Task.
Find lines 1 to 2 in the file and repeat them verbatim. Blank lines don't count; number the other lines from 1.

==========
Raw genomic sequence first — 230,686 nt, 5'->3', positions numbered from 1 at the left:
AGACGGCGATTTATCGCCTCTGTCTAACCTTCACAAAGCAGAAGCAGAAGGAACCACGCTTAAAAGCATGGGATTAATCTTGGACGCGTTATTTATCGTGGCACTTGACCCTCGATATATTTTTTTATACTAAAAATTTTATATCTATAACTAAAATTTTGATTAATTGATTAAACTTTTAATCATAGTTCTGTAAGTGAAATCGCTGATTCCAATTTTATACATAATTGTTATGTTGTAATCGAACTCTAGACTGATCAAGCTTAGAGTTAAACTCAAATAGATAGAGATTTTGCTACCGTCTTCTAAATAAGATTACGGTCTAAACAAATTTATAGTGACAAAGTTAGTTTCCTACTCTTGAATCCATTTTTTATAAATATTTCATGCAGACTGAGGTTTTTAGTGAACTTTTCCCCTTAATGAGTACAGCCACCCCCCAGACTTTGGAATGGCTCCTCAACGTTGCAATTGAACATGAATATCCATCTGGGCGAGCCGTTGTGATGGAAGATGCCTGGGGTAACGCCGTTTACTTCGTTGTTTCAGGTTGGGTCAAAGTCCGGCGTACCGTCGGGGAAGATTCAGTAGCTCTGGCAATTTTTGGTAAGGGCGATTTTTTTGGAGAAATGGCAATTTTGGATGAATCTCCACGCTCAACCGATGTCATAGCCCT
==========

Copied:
Raw genomic sequence first — 230,686 nt, 5'->3', positions numbered from 1 at the left:
AGACGGCGATTTATCGCCTCTGTCTAACCTTCACAAAGCAGAAGCAGAAGGAACCACGCTTAAAAGCATGGGATTAATCTTGGACGCGTTATTTATCGTGGCACTTGACCCTCGATATATTTTTTTATACTAAAAATTTTATATCTATAACTAAAATTTTGATTAATTGATTAAACTTTTAATCATAGTTCTGTAAGTGAAATCGCTGATTCCAATTTTATACATAATTGTTATGTTGTAATCGAACTCTAGACTGATCAAGCTTAGAGTTAAACTCAAATAGATAGAGATTTTGCTACCGTCTTCTAAATAAGATTACGGTCTAAACAAATTTATAGTGACAAAGTTAGTTTCCTACTCTTGAATCCATTTTTTATAAATATTTCATGCAGACTGAGGTTTTTAGTGAACTTTTCCCCTTAATGAGTACAGCCACCCCCCAGACTTTGGAATGGCTCCTCAACGTTGCAATTGAACATGAATATCCATCTGGGCGAGCCGTTGTGATGGAAGATGCCTGGGGTAACGCCGTTTACTTCGTTGTTTCAGGTTGGGTCAAAGTCCGGCGTACCGTCGGGGAAGATTCAGTAGCTCTGGCAATTTTTGGTAAGGGCGATTTTTTTGGAGAAATGGCAATTTTGGATGAATCTCCACGCTCAACCGATGTCATAGCCCT